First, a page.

On the upside there are over 700 wines to taste. That’s a pretty big upside if you ask me and I found a lot I liked. My two favorites were dessert wines, the 2001 Filhot from Sauternes which at $14 a half bottle is an amazing bargain. My second favorite wine was slightly more expensive at $140 a bottle. That was the 2002 Gunderlock Nackenheim Rothenberg Berrenauslese from Germany. Taking the prize for “taste of wine that was worth price of admission” based purely on cost per bottle was the 2004 Haut Brion ($400 a bottle). Prize for “wines I was really excited to taste because I had never had them before” were both from Australia, Shiraz’s from Two Hands and Fetish.

Below is the list of the wines I tasted, keeping in mind that this list is literally less than 10% of what I could have tasted!

The Bordeaux Table
Chateau Beau Sejour Becot - 1988 (++)
Chateau Beychevelle - 2005
Chateau Beychevelle - 2006
Chateau Clarendelle Blanc
Chateau Clarendelle Rouge
Chateau d'Issan - 2001
Chateau Filhot - 2001 (+++ - the best wine I tasted that evening - $14 a half-bottle)
Chateau Grand Mayne - 1999 (+)
Chateau Haut Brion - 2004 (++)
Chateau La Mission Haut Brion (++)
Chateau Lanessan – 1996 (+)
Chateau Lascombes - 2001
Chateau Le Gay - 2004 (+)
Chateau Monbousquet Rouge - 2002

The Rest
Abadia Retuerta Selection Especial - 2003
Adelsheim Pinot Noir - 2006
Angel's Cuvee Ripasso de Tannat Amarone - 2005
Au Bon Climat Chardonnay - 2006
Banfi Brunello di Montalcino - 2001 (+)
Bethel Heights Pinot Noir "Eola-Amity Cuvee" - 2005 (I like this a lot)
Bravante Merlot - 2004
Carpineto Chianti Classico Riserva - 2003
Caymus Conundrum - 2005 (+)
Caymus Napa Cabernet Sauvignon - 2005 (+)
Cesari "Il Bosco" Amarone - 2001
Cesari Amarone - 2004
Chapelle St-Arnoux Vacqyeras Reserve Vielles Vignes -2003 (+)
Chateau Franc Maillet "Cuvee Jean Baptiste" Pomerol - 2001 (+)
Chateau Fuisse - Pouilly Fuisse Vielles Vignes - 2004
Chateau Rontets Pouilly Fuisse "Les Birbettes" - 2005 (++)
Chimney Rock Cabernet Sauvignon - 2004
Duckhorn Napa Merlot - 2005
Falesco Marciliano - 2003 (+)
Fattoria La Lecciaia Brunello di Montalcino Riserva - 2001 (+)
Fetish - Playmates Shiraz/Grenache/Mataro - 2005
Fetish - The Watcher Shiraz - 2004 (++ - really good and I thought better than the 2005)
Fetish - The Watcher Shiraz - 2005 (+)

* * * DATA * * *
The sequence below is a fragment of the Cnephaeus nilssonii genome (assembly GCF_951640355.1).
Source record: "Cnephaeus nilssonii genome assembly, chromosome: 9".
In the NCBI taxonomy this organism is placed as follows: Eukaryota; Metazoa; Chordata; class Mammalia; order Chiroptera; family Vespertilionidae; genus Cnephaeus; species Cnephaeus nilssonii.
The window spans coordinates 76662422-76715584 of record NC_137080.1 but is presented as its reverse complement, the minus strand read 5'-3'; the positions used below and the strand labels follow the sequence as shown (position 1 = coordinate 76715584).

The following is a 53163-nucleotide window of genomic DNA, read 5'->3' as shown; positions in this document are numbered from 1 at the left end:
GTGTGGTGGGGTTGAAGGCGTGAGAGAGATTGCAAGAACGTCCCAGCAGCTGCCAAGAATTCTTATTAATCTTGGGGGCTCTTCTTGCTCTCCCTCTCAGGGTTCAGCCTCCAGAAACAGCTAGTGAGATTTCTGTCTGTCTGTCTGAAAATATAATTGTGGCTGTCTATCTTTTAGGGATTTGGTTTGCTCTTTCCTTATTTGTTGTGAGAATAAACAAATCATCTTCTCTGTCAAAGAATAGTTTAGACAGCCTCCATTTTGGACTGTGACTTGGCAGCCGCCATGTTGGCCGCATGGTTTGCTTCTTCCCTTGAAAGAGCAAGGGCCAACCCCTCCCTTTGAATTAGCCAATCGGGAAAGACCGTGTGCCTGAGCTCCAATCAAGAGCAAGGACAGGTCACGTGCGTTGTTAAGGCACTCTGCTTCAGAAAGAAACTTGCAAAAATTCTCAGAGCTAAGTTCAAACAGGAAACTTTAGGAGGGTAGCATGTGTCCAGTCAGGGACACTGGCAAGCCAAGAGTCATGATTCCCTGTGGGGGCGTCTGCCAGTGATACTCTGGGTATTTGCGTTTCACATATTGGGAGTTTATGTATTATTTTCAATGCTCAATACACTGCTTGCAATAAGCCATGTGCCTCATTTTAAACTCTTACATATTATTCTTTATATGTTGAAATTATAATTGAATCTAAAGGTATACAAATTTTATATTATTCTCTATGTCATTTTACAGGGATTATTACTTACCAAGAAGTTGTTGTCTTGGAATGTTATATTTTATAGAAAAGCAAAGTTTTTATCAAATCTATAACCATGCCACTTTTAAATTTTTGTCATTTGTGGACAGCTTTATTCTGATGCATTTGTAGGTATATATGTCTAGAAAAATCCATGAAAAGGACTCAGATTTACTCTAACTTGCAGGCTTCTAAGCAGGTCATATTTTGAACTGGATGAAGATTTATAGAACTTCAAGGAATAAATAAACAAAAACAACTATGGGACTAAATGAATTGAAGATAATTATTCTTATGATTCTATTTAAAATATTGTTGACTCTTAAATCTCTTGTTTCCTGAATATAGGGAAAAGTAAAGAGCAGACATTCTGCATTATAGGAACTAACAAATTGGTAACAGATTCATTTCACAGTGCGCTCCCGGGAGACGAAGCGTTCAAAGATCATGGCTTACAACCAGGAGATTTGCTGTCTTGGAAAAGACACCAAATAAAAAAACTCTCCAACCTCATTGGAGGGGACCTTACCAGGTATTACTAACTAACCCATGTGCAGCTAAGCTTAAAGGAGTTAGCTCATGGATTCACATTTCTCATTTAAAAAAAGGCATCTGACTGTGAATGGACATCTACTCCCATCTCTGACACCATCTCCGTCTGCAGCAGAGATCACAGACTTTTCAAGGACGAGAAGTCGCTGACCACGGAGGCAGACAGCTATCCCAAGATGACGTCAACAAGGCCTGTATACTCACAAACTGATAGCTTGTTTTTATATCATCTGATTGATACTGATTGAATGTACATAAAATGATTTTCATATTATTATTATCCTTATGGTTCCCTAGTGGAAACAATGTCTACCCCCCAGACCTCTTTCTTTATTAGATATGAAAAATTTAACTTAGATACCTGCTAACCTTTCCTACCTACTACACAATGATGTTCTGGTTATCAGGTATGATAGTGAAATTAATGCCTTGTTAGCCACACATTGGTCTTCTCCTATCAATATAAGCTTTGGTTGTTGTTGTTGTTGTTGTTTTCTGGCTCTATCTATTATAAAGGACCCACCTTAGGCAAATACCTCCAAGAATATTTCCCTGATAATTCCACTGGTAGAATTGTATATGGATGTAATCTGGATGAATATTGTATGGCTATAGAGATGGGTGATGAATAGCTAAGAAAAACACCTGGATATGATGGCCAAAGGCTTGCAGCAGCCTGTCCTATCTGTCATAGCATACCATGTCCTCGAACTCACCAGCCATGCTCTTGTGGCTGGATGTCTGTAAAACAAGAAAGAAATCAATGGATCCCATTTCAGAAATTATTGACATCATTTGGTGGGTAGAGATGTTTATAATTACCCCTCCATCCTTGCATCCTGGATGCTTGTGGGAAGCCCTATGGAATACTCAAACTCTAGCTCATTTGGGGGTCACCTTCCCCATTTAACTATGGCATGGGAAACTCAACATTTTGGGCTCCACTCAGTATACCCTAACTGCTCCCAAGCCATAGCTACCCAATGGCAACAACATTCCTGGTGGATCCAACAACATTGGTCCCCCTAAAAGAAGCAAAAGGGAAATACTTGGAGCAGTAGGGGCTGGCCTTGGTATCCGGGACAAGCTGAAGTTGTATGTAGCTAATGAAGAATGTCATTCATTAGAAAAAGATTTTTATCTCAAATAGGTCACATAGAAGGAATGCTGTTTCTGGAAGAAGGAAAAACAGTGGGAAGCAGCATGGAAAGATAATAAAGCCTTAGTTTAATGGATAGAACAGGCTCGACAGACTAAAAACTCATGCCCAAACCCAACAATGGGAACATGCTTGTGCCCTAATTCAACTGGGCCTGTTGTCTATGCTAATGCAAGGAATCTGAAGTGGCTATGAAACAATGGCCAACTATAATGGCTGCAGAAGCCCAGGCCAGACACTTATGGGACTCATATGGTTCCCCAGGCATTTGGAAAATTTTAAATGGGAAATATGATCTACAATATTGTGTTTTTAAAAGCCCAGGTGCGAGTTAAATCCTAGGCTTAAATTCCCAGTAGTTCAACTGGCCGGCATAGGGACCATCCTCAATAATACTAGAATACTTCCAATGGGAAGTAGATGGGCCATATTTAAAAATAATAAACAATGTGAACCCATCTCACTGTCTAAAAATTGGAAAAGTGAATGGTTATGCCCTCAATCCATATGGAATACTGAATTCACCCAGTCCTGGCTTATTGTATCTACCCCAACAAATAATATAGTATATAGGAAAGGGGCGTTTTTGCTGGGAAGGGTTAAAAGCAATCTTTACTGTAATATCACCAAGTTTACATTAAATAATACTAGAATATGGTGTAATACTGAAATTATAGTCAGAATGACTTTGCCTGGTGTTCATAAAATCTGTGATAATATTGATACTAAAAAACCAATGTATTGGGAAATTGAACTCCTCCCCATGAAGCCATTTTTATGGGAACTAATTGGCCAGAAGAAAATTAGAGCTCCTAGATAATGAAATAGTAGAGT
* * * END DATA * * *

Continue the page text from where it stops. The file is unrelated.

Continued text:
Fritz Haag Brauneberger Juffer Kabinett Riesling - 2006 (+)
Gaja Magari - 2005 (++)
Groth Cabernet Sauvignon - 2004 (+)
Gunderlock Dry Estate Riesling - 2005 (+)
Gunderlock Nackenheim Rothenberg Berrenauslese - 2002 (+++ - 2nd best wine of the evening and it should be at $140 a bottle!)
Hitching Post Pinot Noir Highliner - 2005
L'Aventure Optimus Cabernet/Syrah - 2004 (++)
Le Chiuse Brunello di Montalcino - 2001 (++ - best Brunello of the evening)
Le Volte Tuscany - 2005
Moulin du Duhart Pauillac - 2002
Nickel & Nickel Sullenger Cabernet Sauvignon - 2004 (++)
Parusso Barolo - 2003 (+)
Pine Ridge Cabernet Sauvignon - 2003 (++)
Prunotto Barolo - 2003 (+)
Sanford Pinot Noir - 2005 (+)
Santi Amarone della Valpollicella - 2003
Schafer Frohlich Bockenauer Felseneck Spatlese Riesling - 2006
Sebastiani Sonoma County Cabernet Sauvignon - 2005
Stag's Leap Artemis - 2004 (+)
Two Hands Angel's Share Shiraz - 2006 (++)
Two Hands Bella's Garden Shiraz - 2005 (+)
Two Hands Lily's Garden Shiraz - 2005 (+)
Von Buhl Armand Kabinett Riesling - 2005
Von Hovel Qba Riesling - 2004
Wegeler Wehlener Sonnenuhr Spatlese Riesling - 1994 (++)

Wednesday, October 10, 2007

Hypothesis: A wine tasted at a winery is often better than the same wine tasted at home. True or False?

The 2006 Pellegrini Unoaked Chardonnay makes a case for this to be a true statement. This Sonoma County winery was the first stop on our trip out to the area this July, a day that took us from here to Freeman, Moshin, and finally Inman Family, these last three all being among the best winery visits I’ve had to date.